Pakistan asked India on Monday to give the information of the plans of hydroelectric projects being developed in Kashmir and grant access to Pakistani authorities to verify that the Indus Water Treaty is not being violated.
The demand was made on the first day of the two-day Indus Water Commission conference which started in Islamabad on Monday after a pause of nearly two years following the tensions in two-sided ties after the Uri attack.
During the Water Commission conference, officials from India and Pakistan discussed problems linking to the Indus Basin.
The 10-member Indian committee led by Indus Water Commissioner P K Saxena took a close door meeting with the Pakistani side which was headed by Indus Water commissioner Mirza Asif Saeed.
While the meeting, Pakistan highlighted concerns about the 3 Indian hydro projects being constructed on the rivers running to Pakistan.
Pakistan’s Minister for Water and Power Khawaja Asif had earlier said the meeting will discuss the plan of Pakal Dul, Lower Kalnai and Miyar hydroelectric plants and flood data supply by India.
The 1000 MW Pakal Dul is being constructed on Chenab, while 120 MW Miyar placed across Miyar Nalla which is a right bank main tributary of Chenab and the 43 MW Lower Kalnai hydro project is located on Lower Kalnai Nalla, another tributary of river Chenab.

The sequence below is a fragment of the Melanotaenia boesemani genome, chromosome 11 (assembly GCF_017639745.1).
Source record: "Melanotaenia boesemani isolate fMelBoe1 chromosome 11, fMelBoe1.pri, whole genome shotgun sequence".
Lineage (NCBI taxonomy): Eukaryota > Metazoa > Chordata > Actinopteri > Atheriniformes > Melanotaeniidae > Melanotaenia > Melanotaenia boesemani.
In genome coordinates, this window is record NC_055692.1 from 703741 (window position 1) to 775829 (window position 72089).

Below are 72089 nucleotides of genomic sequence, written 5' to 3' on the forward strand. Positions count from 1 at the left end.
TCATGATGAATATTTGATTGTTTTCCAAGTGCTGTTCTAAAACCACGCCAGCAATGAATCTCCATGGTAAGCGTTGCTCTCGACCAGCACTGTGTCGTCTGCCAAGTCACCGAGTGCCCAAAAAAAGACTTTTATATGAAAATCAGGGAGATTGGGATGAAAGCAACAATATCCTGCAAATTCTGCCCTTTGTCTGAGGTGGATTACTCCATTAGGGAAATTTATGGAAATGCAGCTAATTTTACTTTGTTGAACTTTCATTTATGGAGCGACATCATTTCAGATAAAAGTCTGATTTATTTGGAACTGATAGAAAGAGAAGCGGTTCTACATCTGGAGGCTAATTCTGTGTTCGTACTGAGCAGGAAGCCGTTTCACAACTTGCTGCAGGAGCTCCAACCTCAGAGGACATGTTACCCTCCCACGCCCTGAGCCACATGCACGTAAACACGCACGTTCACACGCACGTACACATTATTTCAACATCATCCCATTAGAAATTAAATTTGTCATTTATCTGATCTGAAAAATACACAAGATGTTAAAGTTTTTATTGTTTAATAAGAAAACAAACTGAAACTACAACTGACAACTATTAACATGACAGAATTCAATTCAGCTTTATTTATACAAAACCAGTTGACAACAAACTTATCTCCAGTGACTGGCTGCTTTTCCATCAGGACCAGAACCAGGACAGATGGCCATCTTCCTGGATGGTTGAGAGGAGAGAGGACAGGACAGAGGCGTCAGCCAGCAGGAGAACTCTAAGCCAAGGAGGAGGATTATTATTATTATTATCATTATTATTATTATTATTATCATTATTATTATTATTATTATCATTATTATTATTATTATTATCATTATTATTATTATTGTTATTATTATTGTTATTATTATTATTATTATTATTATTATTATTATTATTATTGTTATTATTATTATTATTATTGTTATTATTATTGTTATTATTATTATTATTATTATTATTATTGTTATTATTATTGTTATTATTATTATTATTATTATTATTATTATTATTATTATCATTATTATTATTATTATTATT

An official said Pakistan asked India to give the details of the pictures of the three projects and also provide permission to Pakistani experts to verify that the Indus Water Treaty was not being violated.
“So far India has not provided the designs and they are also not feeling to give access to the sites of the projects,” he said.
Another officer said Pakistan also asked Indian side to give the data of floods and “they have accepted to share it with us.”
Initially, it was said that Ratle hydroelectric project will not be presented but Pakistan side that it was also discussed in the meeting.
Khawaja Asif said that Secretary-level discussions on Ratle matter will begin on April 12 in Washington.
The minister for water and power hailed the start of talks between Pakistan and India on the controversial issue of water, saying it is good for two-sided relations.
Asif said that Indus Waters Treaty is one of the world agreements which provides a friendly solution of serious water issues between Pakistan and India.
Pakistan contends that the projects were breaking the Indus Water Treaty of 1960.
Asif expressed hope that things will move in the positive way as a result of the conference between Permanent Indus Commissioners of Pakistan and India.
He said Pakistan is pressing for implementation of arbitration court’s judgment on Kishanganga.
Today’s meeting is the 113th session of the Permanent Indus Waters Commission which was established in 1960. The last meeting of the commission was held in 2015.
Another meeting planned in September 2016 was stoped due to tension following the Uri terror attack by Pakistan- based outfits.
Pakistani officials said the conference was held in the friendly atmosphere. The Indian High Commission in Islamabad has so far not announced any report about the conference.